harness. Right: shrink-wrapped cover on the battery wiring harness.
We do really like the design of the wiring harness for the
Chilli vest though. The wires seem very heavy-duty and are covered in
substantial-looking (and feeling) shrink tubing.
The plugs are also
hefty and are very easy to use. Somehow the whole wiring assembly is less fussy
than the Gerbing jacket liner we reviewed recently.
The vest connector is located on the outside of the lower
left hand side of the garment, which is a good location.
Plug in the black female
connector from the controller and plug the red lead from the controller into
the harness and you're ready to go.
There's still the problem of where to put the controller if
it isn't permanently mounted to the bike though. The location of the
vest's connector means that the controller usually ends up in the pocket of
the outer jacket.
The waterproof controller comes with an attached piece of
Velcro on the back and a matching piece of Velcro with double-sided tape,
ready to attach to a suitable location on the motorcycle, which is really
where it should be placed anyway.
The opposite end of the controller harness plugs in to the
main harness, which must be connected to the
motorcycle's battery terminals.
The red power lead has a 10 Amp fuse wired in place.
It's all nice and clean and tidy and makes for a quick installation.
The controller includes 35.5 cm (14") of red (power) wire and
46 cm (18") of
ground (black) wire to connect to the vest and the battery harness.
The battery harness is 117 cm (46") long, so
there's plenty of length to wire up a motorcycle without having so much
extra that it becomes a problem to get it all stowed. Our package
included a a spare battery harness, which can be used to attach to a second
motorcycle, and a spare power plug, but I'm not sure if this is actually
included in the price or if it was added by mistake.
The controller is an interesting design: it's a box shape about 63 mm
long, 35 mm wide and 19 mm thick. The thermostat is controlled by a
rotary dial, but there's no "off" click when it's lowered all the way to the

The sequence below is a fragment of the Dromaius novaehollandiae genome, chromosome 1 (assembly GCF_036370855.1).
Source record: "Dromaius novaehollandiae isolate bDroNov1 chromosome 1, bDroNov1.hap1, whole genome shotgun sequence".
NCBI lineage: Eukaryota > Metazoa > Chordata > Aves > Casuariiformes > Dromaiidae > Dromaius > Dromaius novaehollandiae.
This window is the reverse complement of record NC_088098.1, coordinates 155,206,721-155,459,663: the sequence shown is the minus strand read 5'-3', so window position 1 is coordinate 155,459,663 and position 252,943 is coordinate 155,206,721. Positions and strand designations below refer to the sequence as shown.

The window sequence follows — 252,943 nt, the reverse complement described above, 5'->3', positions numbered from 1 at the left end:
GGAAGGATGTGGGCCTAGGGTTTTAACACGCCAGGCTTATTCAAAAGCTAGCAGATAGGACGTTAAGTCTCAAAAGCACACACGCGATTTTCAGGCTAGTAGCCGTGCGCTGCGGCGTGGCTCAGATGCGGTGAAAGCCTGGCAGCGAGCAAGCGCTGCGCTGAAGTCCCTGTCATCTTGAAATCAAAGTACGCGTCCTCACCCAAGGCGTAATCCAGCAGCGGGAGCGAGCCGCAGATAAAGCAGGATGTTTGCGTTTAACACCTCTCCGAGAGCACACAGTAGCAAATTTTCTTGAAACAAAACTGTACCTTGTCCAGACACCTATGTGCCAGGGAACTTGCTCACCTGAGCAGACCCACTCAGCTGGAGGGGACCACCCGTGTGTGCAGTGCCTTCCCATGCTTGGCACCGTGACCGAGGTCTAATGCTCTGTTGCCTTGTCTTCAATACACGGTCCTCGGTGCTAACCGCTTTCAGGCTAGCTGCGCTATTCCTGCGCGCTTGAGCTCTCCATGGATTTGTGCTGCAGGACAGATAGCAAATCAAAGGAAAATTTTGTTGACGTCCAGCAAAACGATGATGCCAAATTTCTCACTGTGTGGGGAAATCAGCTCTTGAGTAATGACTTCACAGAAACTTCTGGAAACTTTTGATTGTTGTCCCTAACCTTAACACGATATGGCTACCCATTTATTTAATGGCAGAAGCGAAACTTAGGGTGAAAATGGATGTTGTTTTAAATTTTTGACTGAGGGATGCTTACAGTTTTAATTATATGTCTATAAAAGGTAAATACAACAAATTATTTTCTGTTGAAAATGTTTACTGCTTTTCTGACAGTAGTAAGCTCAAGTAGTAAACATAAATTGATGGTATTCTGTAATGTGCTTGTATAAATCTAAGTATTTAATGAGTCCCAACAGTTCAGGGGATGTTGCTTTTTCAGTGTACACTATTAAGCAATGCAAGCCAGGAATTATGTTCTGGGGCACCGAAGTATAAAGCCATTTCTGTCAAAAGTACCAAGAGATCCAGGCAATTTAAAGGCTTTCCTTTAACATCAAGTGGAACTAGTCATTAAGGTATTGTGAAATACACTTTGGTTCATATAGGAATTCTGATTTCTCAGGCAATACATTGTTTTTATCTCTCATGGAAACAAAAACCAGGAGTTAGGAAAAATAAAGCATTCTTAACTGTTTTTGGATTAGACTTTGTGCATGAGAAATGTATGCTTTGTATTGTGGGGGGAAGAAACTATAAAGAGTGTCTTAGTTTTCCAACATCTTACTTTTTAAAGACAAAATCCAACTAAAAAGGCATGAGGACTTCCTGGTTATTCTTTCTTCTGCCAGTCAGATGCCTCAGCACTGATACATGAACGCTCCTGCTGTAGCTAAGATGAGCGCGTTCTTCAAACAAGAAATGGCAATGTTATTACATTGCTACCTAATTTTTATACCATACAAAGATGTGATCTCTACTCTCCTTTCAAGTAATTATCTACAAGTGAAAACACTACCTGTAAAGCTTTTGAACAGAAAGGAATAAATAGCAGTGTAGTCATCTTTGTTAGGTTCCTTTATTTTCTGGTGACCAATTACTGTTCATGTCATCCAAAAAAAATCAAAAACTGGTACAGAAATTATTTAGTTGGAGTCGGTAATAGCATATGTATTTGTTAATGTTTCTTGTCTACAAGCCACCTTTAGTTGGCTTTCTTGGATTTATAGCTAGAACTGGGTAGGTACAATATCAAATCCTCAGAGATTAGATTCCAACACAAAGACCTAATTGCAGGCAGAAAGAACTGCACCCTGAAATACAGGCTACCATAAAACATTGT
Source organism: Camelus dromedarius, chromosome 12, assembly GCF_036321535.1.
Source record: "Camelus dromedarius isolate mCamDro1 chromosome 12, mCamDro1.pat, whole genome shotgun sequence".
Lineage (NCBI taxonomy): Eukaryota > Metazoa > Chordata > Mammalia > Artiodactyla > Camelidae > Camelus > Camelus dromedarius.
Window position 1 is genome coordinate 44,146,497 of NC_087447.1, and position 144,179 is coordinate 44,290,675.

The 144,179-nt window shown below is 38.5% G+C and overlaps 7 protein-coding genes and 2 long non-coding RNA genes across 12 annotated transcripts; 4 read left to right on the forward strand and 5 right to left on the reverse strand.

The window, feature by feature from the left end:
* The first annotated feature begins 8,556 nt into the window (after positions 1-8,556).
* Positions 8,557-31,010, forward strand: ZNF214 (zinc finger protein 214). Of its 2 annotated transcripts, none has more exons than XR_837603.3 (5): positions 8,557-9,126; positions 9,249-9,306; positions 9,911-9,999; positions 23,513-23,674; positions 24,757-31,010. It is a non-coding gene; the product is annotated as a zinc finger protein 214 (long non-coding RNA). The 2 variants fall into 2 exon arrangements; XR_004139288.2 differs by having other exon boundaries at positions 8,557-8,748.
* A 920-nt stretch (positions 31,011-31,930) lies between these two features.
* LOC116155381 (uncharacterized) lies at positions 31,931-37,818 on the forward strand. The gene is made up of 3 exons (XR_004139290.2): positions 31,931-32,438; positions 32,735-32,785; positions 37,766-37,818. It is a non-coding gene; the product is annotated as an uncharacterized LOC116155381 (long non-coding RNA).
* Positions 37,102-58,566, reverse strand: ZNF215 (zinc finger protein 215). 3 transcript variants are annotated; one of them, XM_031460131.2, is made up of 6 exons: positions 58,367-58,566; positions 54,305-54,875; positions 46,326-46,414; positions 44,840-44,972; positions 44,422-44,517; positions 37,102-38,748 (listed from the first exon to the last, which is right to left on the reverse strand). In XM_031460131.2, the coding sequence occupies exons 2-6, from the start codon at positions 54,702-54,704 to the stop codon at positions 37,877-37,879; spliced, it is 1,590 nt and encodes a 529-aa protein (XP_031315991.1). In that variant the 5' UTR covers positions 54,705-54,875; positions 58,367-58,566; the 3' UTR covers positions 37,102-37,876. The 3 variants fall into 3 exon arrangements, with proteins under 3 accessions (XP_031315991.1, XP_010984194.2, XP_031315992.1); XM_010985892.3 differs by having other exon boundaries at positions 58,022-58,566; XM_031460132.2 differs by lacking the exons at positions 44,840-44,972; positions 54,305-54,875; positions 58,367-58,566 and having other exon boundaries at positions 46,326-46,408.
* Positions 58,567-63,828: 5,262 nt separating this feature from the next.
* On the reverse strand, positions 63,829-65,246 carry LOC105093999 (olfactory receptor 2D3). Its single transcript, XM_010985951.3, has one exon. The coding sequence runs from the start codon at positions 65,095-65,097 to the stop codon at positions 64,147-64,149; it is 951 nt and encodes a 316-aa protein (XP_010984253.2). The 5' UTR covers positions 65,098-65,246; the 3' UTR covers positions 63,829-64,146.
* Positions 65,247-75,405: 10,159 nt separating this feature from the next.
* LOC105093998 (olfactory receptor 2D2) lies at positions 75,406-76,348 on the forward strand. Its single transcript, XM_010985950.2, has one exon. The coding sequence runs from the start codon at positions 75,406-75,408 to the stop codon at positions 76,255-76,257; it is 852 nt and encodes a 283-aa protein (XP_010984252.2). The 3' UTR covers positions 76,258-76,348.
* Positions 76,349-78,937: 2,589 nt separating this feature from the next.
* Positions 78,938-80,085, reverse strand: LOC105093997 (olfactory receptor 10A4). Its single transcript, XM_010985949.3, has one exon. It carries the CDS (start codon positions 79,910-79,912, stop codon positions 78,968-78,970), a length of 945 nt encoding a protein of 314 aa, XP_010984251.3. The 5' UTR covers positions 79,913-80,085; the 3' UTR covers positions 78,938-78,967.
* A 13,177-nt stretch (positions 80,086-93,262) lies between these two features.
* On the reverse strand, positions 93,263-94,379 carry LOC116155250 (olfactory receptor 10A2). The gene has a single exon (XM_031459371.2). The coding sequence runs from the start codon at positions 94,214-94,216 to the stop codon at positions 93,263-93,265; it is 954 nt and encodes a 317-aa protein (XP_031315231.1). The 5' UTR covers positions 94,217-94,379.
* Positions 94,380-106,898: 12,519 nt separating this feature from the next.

left (i.e., anti-clockwise).
There's a single LED red light that comes
on and blinks as the dial is turned up for more power. The farther
it's turned, the faster the light blinks, until it's on continuously at the
maximum output of 38 Watts.
So far, so good. There's trouble in paradise though -
the 38 Watt output that allows the vest to be used with less than 300 Watt
alternators also means that the heat output is weak at best. I hate to
break it to you folks, but we could barely feel any heat emanating from the
vest, albeit during a riding week marked by very low temperatures hovering
around 20 degrees Fahrenheit.
If a tight sweater or turtleneck is worn over the top of the
vest, keeping the material as close as possible to the body, some heat can
be felt and it does take the chill off slightly, but our opinion is that the
heat output just isn't there. Maybe it will work for a 40 degree (F.)
English winter, but it didn't do much for us in the way cold weather
we've had recently.
It's too bad really, because otherwise the garment gives an
overall good impression. The wiring is especially well thought out.
I need more power, Scotty! How about 60 Watts or so?
Steve Attwood used his long-distance riding experience in the design of the
Chilli heated vest. We can't fault the fit and the quality of the
wiring and plugs, although we have some reservations about the fabric used
for the vest. But it's too bad that the vest doesn't have more power.
We realize you can't have it both ways; that is, you can't have a
low-powered vest that puts out lots of heat (or can you?), but 38 Watts just
doesn't seem to be enough. Fifty or sixty Watts would probably do the
Kudos to Chilli for providing an extra harness and plug and
for the sturdy but simple wiring assembly.
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From "D.D." (2/09): "Been meaning to give input on the
Chilli Electric Heated Vest.
I ride an 2005 Harley Davidson Ultra Glide. I’ve owned
my Chilli Electric Heated Vest for 4 years.
My personal experience with this vest is excellent.
Albeit I had to install the higher wattage alternator, assuring the vest
would perform, but if is without question, I’m not cold. The heat
dispersion is quite good, the rheostat works well in all positions.
I would appreciate if the company would broaden their scope
to include Heated Gloves and Leggings. The best news for me, and
others would Chilli would produce Electric Heated Gloves and 'Leggings’."